How to Evaluate Mutual Fund Performance
We have talked a lot about mutual fund rates of return. The risk adjusted return, however, is more probative of fund performance than the overall return. We cannot judge a fund based on performance without taking into account the risks it undertook to achieve those returns.
For instance, a stock fund (equity fund) will generate higher returns than a Treasury bond fund. This, however, does not mean that the stock fund is a better investment than a Treasury bond fund: the stock fund undertook far more risk than the Treasury bond fund. Indeed, you could have lost your shirt — and your pants — with the stock fund. In order to have a meaningful comparison between two mutual funds, we must control for risk.
As another example, take two stock funds that generated returns of 10%. One incurred more risk than the other to achieve this 10% return. The less risky fund is the better fund. The more risky fund should have generated a higher (than 10%) return to compensate its investors for the added risk.
Risk adjusted returns allow us to evaluate a fund’s return relative to the risk it has taken. Academics and statisticians have developed a variety of statistics to measure “risk-reward.” The three most widely used statistics are:
- Sharpe Ratio
- Treynor Ratio
- Jensen Measure (Alpha)
Sharpe, Treynor, and Alpha are all similar measures. In general, the Sharpe Ratio tends to be the most versatile.
Each of these three statistics compares the mutual fund’s return with a “risk-free” investment alternative. (A risk-free investment is an investment that has a minimal risk of losing the principal, such as Treasury bills, money market funds, or CDs, which provide investors with relatively certain returns.) Typically, a 91-day Treasury bill is used as a risk-free investment alternative.
The difference between the fund’s return and the risk-free rate (i.e., the return on the risk-free investment) is called an “excess return.” For instance, if the five-year average returns on a mutual fund and the 91-day Treasury bill are 12% and 5%, respectively, the excess return for the mutual fund would be 7%. The excess return is the return that the investor could not obtain if he invested in the risk-free investment. This is also called the “risk premium,” reflecting the fact that investors quite logically demand a premium in exchange for higher risk.
Again, please take all statistics with a grain of salt. These statistics are necessarily computed on the basis of past performance and have limited future predictive validity. They also cannot account for market swings in sector preference (e.g., the tech sector is no longer “hot,” but all the historic data reflects only the “hot” performance), or the fact that fund management may have changed. These statistics are interesting analytical tools, but cannot be blindly followed to the exclusion of other research or common sense.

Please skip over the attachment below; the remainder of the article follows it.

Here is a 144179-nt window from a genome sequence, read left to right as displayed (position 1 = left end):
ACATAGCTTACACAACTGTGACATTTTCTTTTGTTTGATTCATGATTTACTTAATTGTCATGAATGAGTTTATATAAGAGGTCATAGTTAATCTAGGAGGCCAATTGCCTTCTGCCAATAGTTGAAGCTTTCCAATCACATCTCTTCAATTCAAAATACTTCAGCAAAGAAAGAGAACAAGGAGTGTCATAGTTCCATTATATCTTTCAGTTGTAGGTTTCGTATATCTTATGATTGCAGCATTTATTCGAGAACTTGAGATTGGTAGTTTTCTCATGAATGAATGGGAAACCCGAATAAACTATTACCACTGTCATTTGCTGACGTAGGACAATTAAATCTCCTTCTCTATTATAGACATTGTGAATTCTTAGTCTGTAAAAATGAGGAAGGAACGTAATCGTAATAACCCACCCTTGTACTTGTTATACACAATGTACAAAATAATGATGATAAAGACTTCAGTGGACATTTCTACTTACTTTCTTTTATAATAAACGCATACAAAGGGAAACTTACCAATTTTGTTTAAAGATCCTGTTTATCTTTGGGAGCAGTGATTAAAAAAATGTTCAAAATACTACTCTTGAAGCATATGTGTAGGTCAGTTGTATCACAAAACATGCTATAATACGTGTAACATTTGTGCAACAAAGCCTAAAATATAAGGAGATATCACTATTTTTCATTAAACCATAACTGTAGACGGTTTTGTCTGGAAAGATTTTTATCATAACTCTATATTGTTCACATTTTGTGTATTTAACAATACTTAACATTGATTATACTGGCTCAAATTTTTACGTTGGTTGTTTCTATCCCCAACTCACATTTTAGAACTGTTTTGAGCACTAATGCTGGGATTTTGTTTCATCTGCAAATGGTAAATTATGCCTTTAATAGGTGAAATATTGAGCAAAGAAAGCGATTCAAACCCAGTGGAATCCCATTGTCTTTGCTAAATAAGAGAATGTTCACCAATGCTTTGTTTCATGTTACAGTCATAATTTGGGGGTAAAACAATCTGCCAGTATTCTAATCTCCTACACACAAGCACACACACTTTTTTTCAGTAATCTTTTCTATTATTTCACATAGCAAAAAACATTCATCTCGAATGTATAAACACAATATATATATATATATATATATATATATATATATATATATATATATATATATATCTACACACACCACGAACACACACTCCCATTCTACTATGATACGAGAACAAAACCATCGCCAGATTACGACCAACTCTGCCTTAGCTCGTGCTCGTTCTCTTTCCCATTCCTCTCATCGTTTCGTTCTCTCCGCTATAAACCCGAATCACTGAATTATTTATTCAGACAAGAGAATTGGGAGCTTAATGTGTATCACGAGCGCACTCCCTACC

The Sharpe Ratio was developed by Nobel Laureate William Sharpe. It measures a fund’s excess return relative to its total risk, as measured by the standard deviation.
The Sharpe Ratio determines the amount of “reward” (excess return) per unit of volatility (standard deviation) investors bear.
For example, suppose Fund A had a five-year annual average return of 12%, and a standard deviation of 14%. Suppose Fund B had a five-year annual average return of 11%, but had a much lower standard deviation of 10%. Assuming the average risk-free rate for the same period was 5%, Fund B would have a higher Sharpe Ratio than Fund A (0.6 for Fund B, versus 0.5 for Fund A). Fund B would thus offer a better risk-reward ratio, and would be the “better” fund than Fund A, even though it had a “lower performing” rate of return.
An advantage of the Sharpe Ratio over the Treynor Ratio and alpha statistic (discussed below), is that the Sharpe Ratio is based on standard deviation. Standard deviation is calculated the same way for any type of mutual fund or security, and is not tied to a benchmark index (e.g., “market”). As such, the Sharpe Ratio can be used to compare the risk-adjusted returns of stock funds against bond funds, or any other security. You cannot do this with the Treynor ratio or alpha.
The Treynor ratio was named after Jack L. Treynor, one of the fathers of modern portfolio theory. Similar to the Sharpe Ratio, the Treynor ratio measures a fund’s excess return relative to the risk. However, instead of using standard deviation to measure risk, the Treynor ratio uses beta (the fund’s volatility that is attributable to the market) as a risk measurement. The Treynor ratio is computed as follows: